Sydney ornothologists open this year's expedition to tag albatrosses abounding in the sea off Malabar Head to learn more about their breeding and migratory habits.
Wharf, party carrying gear past camera to boat
Two men lift dinghy onboard
Man casts off
Skipper George Reid shouts order
Boat moves away
Bill Lane with rings
CU. Hands with rings - threading them
Hands at work on net
CU. Harry Battam working on net
Man pours gas into outboard motor
Crew look out over water
Man polishing outboard
Outboard lowered into boat
Launch into picture, albatross seen 59, net thrown 59 1/2, take by wings hauls it into boat
Ring on leg
Dye on head
Albatross held by beak, put back into water 75 moves away from boat
CU. Albatross, try to get him again 86 1/2, swims away
Boat past camera
Albatross in beet, two men with it
CU. ring clamped on with fingers
Dye on neck
Albatross put in water, waddles away
Man writes in book
Albatross on water
Albatross fly away
CV. One flying
Another shot flight up into air and away
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Background: Sydney ornothologists open this year's expedition to tag albatrosses abounding in the sea off Malabar Head to learn more about their breeding and migratory habits.
The expedition starts from Cronulla near Sydney.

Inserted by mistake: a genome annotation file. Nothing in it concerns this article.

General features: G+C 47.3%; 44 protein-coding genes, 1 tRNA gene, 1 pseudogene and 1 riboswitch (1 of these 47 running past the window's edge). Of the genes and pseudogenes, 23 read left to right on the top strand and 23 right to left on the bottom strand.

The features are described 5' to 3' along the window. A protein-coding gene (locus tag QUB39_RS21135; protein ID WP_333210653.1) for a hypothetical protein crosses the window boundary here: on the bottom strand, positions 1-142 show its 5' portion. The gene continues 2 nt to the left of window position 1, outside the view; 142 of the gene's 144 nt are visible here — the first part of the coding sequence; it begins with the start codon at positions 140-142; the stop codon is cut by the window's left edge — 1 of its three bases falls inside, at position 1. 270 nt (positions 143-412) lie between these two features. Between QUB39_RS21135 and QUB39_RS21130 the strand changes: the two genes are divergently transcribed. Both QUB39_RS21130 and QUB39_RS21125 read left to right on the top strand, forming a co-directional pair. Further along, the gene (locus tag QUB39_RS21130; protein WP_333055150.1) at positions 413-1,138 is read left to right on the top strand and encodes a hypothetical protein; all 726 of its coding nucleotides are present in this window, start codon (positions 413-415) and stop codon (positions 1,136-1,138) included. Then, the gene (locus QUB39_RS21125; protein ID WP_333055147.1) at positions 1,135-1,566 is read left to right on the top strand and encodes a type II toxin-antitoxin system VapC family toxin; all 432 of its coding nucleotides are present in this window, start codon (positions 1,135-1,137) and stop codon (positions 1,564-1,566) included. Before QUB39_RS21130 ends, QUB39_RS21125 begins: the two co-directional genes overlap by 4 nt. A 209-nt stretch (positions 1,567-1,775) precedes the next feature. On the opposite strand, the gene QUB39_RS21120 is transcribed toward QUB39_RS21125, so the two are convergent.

On the way out the equipment is prepared .... The rings for the legs of the trapped birds are threaded on twine ready for use by Sydney's six albatross hunters. The nets too are checked and mended.
With the dinghy's outboard motor fuelled, soon all is ready for reaching the feeding ground of the Albatross.
In the waters of Malabar Head the hunters transfer to the tiny dinghy to head downwind towards their quarry, -- a move which bars his flight, because he must take off into a strong wind.
The albatross is unconcerned. He is fat from the offal and the industrial waste discharged into the sea off Malabar, and so lazy that he scarcely moves even when trapped and hauled to the boat. There this wanderer of the sea is banded with metal rings bearing "identification data" and after a touch of analyn dye so that the same bird is not caught twice, he is returned to the sea.
The hunters, members of the New South Wales Albatross Study Group hope, by banding the birds, to determine their life span and their migratory and breeding habits.
The albatross breeds in the Antarctic and comes as far north as Sydney in the winter following food. Some birds remain on their Antarctic isles to nest and breed, but this happens only once every two or three years.
Each year the hunters keep a record of the bird they band, and the birds they trap which bear the tags of other countries. From these tags they trace the movements of the albatross. Recently they trapped a bird English scientists banded in the Falkland Islands six thousand miles away - a long flight for the great white bird.